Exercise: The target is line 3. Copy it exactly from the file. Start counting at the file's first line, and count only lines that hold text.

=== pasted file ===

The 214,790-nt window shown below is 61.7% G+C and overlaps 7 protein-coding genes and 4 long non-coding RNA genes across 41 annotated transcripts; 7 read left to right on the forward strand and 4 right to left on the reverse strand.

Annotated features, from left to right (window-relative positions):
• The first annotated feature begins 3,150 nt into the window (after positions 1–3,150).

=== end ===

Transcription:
• The first annotated feature begins 3,150 nt into the window (after positions 1–3,150).